JOR­DAN SPI­ETH IS IN A 3-WAY TIE FOR THE LEAD AT THE BRI­TISH OPEN

The Charlotte Observer (Sunday) - - Sports - BY DOUG FER­GU­SON As­so­ci­ated Press

Jor­dan Spi­eth has a share of the lead in the Bri­tish Open and a big edge in ex­pe­ri­ence. Still only 24, he al­ready has won three ma­jors and his name is the last one etched on the base of the sil­ver claret jug.

One name in the mix makes it all feel so new.

“I’ve al­ways wanted to bat­tle it out in a ma­jor with Tiger. Who hasn’t?” Spi­eth said af­ter seiz­ing upon a calm Carnoustie for a 6-un­der 65 to tie for the lead with Kevin Kis­ner and Xan­der Schauf­fele. “It’s kind of a dream come true just to have the op­por­tu­nity.”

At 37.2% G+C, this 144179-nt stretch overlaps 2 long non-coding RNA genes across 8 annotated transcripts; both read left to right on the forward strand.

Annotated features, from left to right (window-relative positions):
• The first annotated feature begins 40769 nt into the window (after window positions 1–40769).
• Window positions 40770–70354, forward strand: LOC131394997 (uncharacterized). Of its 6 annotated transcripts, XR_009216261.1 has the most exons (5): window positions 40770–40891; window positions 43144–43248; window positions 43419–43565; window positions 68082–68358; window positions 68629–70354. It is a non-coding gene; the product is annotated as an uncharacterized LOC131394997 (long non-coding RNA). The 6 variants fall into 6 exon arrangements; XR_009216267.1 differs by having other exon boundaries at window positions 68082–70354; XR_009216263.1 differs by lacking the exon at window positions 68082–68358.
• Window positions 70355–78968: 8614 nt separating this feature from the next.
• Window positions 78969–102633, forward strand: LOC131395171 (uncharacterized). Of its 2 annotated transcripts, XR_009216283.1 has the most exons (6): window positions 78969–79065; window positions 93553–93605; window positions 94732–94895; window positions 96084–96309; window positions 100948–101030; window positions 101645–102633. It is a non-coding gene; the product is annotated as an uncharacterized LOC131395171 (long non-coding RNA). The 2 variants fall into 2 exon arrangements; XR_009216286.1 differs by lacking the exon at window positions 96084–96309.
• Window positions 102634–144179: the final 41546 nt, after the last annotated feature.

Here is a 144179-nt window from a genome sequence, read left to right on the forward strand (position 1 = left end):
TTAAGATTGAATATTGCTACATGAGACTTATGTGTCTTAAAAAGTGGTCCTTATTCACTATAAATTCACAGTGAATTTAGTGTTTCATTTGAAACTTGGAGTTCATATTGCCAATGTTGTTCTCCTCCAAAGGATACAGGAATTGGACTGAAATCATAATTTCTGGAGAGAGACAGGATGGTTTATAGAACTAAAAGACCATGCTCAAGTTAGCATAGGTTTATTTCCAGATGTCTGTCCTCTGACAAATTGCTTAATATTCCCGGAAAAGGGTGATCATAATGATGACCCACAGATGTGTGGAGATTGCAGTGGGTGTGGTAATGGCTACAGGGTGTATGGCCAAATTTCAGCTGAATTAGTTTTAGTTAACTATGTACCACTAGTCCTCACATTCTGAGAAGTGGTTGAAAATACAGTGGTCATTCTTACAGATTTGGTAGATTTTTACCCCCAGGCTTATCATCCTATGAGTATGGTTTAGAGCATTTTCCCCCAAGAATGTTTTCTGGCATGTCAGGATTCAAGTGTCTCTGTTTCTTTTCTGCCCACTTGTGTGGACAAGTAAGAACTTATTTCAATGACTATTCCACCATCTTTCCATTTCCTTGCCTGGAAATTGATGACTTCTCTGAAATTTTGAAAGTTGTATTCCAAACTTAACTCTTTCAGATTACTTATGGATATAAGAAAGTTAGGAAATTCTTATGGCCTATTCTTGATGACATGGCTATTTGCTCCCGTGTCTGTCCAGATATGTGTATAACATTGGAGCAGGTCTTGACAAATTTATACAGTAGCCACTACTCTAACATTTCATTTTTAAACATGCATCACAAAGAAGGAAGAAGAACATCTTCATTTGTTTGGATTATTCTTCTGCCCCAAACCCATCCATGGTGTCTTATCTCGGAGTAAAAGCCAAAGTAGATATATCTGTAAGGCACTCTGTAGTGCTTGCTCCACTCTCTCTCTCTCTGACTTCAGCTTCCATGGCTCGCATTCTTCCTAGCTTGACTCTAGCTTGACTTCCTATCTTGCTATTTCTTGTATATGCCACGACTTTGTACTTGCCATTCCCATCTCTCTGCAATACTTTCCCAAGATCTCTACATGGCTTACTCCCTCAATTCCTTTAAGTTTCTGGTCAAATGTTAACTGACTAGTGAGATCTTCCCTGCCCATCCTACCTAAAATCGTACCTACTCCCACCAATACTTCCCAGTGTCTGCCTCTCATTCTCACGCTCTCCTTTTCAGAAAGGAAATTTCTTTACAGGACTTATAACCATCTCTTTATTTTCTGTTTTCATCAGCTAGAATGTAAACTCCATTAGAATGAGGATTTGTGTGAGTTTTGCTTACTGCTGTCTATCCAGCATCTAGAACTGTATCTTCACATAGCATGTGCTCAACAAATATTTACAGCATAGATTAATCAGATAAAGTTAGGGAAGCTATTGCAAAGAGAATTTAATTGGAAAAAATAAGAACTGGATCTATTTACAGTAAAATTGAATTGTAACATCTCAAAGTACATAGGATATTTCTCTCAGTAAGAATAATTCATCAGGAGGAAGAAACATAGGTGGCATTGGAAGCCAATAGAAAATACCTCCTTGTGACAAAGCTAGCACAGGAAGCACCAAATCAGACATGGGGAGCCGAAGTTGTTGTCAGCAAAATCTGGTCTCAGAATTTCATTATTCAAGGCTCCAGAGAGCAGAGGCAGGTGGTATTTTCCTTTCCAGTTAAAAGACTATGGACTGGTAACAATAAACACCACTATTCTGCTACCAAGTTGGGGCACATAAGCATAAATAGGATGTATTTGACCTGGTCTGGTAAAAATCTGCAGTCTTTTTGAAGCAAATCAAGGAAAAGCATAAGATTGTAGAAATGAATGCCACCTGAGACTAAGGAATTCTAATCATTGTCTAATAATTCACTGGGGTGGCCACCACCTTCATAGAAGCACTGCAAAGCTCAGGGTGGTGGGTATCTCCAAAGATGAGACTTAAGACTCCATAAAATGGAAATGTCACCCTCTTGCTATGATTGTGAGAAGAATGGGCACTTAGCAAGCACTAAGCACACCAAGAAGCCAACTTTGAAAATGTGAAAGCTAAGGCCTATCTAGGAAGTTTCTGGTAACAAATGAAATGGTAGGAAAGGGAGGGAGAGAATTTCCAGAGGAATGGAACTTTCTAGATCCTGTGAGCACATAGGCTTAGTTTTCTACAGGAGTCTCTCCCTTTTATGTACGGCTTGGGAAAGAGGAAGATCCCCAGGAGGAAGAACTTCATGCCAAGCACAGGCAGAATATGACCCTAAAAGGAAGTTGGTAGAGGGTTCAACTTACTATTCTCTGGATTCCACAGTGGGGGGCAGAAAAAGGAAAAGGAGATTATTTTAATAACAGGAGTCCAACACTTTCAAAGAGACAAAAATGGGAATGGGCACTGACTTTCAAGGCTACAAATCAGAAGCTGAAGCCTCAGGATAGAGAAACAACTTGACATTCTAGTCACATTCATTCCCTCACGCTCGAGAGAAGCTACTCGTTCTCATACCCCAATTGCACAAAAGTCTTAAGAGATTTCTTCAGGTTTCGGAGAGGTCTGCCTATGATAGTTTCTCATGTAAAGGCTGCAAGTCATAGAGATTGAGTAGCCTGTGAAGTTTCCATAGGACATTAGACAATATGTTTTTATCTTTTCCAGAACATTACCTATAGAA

Woods feels the same way.

Never in the mix at the Mas­ters, gone by the week­end at the U.S. Open, the 14-time ma­jor cham­pion surged into con­tention Satur­day with a 66, his low­est round on week­end at a ma­jor in eight years.

He didn’t have the best score. He was four shots be­hind.

But he’s Tiger Woods, and it felt like that again to thou­sands of fans who crammed along the fair­ways and beind the greens as Woods ran off three straight birdies around the turn and then two-putted for birdie on the par-5 14th to work his way into a tie for the lead, even if that lasted for only 20 min­utes.

“I’ve shown that I’ve been there close enough with a chance to win this year,” Woods said. “Given what hap­pened the last few years, I didn’t know if that would ever hap­pen again. But here I am with a chance com­ing Sun­day in a ma­jor cham­pi­onship. It’s go­ing to be fun.”